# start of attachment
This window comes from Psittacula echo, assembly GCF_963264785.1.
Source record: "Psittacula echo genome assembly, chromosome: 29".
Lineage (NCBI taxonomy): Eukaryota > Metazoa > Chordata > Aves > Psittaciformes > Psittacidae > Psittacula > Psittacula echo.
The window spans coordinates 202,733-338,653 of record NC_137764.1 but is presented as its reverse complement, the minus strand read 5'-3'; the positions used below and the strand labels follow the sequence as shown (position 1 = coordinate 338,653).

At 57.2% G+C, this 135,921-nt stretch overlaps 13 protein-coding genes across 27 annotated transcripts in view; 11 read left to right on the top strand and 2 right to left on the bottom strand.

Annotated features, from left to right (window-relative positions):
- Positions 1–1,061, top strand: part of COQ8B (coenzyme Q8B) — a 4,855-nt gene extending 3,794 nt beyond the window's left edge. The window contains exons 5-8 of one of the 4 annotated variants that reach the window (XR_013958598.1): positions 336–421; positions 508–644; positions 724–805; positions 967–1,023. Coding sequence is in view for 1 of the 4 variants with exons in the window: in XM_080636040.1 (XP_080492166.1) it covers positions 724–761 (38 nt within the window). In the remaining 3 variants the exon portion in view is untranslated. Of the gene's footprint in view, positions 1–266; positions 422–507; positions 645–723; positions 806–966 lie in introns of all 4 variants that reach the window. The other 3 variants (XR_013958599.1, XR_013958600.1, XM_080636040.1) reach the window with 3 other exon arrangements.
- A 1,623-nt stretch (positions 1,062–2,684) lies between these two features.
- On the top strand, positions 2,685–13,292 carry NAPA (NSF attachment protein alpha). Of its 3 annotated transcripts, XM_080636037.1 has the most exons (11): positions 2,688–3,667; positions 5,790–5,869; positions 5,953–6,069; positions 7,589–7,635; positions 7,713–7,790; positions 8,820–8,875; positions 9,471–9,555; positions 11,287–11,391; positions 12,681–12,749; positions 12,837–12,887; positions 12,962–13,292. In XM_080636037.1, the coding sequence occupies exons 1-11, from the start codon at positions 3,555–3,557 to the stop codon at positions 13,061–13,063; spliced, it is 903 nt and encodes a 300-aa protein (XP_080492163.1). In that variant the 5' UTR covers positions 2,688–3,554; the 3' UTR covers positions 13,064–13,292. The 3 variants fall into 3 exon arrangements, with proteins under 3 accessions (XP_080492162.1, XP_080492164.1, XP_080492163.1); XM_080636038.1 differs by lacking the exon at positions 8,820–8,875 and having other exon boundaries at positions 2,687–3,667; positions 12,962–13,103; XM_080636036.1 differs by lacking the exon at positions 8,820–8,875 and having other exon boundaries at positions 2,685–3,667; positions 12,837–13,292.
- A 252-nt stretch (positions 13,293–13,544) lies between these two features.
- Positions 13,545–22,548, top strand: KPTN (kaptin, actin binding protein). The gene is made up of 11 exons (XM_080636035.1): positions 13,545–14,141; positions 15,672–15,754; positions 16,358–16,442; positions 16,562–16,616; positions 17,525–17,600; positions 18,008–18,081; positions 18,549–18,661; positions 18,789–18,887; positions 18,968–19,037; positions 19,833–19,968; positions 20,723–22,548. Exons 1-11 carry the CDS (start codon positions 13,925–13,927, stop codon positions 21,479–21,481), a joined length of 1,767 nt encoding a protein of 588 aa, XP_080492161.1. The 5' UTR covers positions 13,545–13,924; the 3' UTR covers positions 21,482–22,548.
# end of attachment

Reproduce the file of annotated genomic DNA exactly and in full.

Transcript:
This window comes from Psittacula echo, assembly GCF_963264785.1.
Source record: "Psittacula echo genome assembly, chromosome: 29".
Lineage (NCBI taxonomy): Eukaryota > Metazoa > Chordata > Aves > Psittaciformes > Psittacidae > Psittacula > Psittacula echo.
The window spans coordinates 202,733-338,653 of record NC_137764.1 but is presented as its reverse complement, the minus strand read 5'-3'; the positions used below and the strand labels follow the sequence as shown (position 1 = coordinate 338,653).

At 57.2% G+C, this 135,921-nt stretch overlaps 13 protein-coding genes across 27 annotated transcripts in view; 11 read left to right on the top strand and 2 right to left on the bottom strand.

Annotated features, from left to right (window-relative positions):
- Positions 1–1,061, top strand: part of COQ8B (coenzyme Q8B) — a 4,855-nt gene extending 3,794 nt beyond the window's left edge. The window contains exons 5-8 of one of the 4 annotated variants that reach the window (XR_013958598.1): positions 336–421; positions 508–644; positions 724–805; positions 967–1,023. Coding sequence is in view for 1 of the 4 variants with exons in the window: in XM_080636040.1 (XP_080492166.1) it covers positions 724–761 (38 nt within the window). In the remaining 3 variants the exon portion in view is untranslated. Of the gene's footprint in view, positions 1–266; positions 422–507; positions 645–723; positions 806–966 lie in introns of all 4 variants that reach the window. The other 3 variants (XR_013958599.1, XR_013958600.1, XM_080636040.1) reach the window with 3 other exon arrangements.
- A 1,623-nt stretch (positions 1,062–2,684) lies between these two features.
- On the top strand, positions 2,685–13,292 carry NAPA (NSF attachment protein alpha). Of its 3 annotated transcripts, XM_080636037.1 has the most exons (11): positions 2,688–3,667; positions 5,790–5,869; positions 5,953–6,069; positions 7,589–7,635; positions 7,713–7,790; positions 8,820–8,875; positions 9,471–9,555; positions 11,287–11,391; positions 12,681–12,749; positions 12,837–12,887; positions 12,962–13,292. In XM_080636037.1, the coding sequence occupies exons 1-11, from the start codon at positions 3,555–3,557 to the stop codon at positions 13,061–13,063; spliced, it is 903 nt and encodes a 300-aa protein (XP_080492163.1). In that variant the 5' UTR covers positions 2,688–3,554; the 3' UTR covers positions 13,064–13,292. The 3 variants fall into 3 exon arrangements, with proteins under 3 accessions (XP_080492162.1, XP_080492164.1, XP_080492163.1); XM_080636038.1 differs by lacking the exon at positions 8,820–8,875 and having other exon boundaries at positions 2,687–3,667; positions 12,962–13,103; XM_080636036.1 differs by lacking the exon at positions 8,820–8,875 and having other exon boundaries at positions 2,685–3,667; positions 12,837–13,292.
- A 252-nt stretch (positions 13,293–13,544) lies between these two features.
- Positions 13,545–22,548, top strand: KPTN (kaptin, actin binding protein). The gene is made up of 11 exons (XM_080636035.1): positions 13,545–14,141; positions 15,672–15,754; positions 16,358–16,442; positions 16,562–16,616; positions 17,525–17,600; positions 18,008–18,081; positions 18,549–18,661; positions 18,789–18,887; positions 18,968–19,037; positions 19,833–19,968; positions 20,723–22,548. Exons 1-11 carry the CDS (start codon positions 13,925–13,927, stop codon positions 21,479–21,481), a joined length of 1,767 nt encoding a protein of 588 aa, XP_080492161.1. The 5' UTR covers positions 13,545–13,924; the 3' UTR covers positions 21,482–22,548.